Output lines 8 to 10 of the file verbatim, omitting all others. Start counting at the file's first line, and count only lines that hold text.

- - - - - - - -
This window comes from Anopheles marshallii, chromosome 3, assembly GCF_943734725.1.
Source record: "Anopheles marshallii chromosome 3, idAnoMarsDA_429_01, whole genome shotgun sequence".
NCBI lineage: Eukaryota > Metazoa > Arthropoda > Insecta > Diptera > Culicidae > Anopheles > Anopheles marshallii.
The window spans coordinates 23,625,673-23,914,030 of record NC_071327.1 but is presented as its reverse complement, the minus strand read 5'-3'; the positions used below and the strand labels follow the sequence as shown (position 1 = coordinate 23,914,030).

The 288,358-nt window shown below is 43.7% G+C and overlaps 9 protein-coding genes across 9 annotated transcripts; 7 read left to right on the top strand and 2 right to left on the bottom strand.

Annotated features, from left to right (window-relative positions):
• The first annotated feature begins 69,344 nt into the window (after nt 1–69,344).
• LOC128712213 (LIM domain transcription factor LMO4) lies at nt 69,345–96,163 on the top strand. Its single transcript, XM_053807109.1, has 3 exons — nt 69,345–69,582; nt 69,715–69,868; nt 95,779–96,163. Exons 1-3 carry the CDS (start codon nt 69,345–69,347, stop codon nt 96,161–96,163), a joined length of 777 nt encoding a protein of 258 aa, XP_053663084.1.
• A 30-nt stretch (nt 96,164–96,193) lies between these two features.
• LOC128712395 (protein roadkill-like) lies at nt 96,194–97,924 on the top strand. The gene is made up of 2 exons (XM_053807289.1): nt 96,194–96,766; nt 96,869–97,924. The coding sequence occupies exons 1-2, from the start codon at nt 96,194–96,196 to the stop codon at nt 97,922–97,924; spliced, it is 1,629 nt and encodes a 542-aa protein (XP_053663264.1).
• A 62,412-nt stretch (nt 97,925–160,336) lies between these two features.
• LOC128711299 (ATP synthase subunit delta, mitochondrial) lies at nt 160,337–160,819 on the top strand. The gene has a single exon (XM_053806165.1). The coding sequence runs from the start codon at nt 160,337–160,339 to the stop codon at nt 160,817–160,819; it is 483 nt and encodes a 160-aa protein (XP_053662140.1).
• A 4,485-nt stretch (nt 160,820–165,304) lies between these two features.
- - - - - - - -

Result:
• LOC128712213 (LIM domain transcription factor LMO4) lies at nt 69,345–96,163 on the top strand. Its single transcript, XM_053807109.1, has 3 exons — nt 69,345–69,582; nt 69,715–69,868; nt 95,779–96,163. Exons 1-3 carry the CDS (start codon nt 69,345–69,347, stop codon nt 96,161–96,163), a joined length of 777 nt encoding a protein of 258 aa, XP_053663084.1.
• A 30-nt stretch (nt 96,164–96,193) lies between these two features.
• LOC128712395 (protein roadkill-like) lies at nt 96,194–97,924 on the top strand. The gene is made up of 2 exons (XM_053807289.1): nt 96,194–96,766; nt 96,869–97,924. The coding sequence occupies exons 1-2, from the start codon at nt 96,194–96,196 to the stop codon at nt 97,922–97,924; spliced, it is 1,629 nt and encodes a 542-aa protein (XP_053663264.1).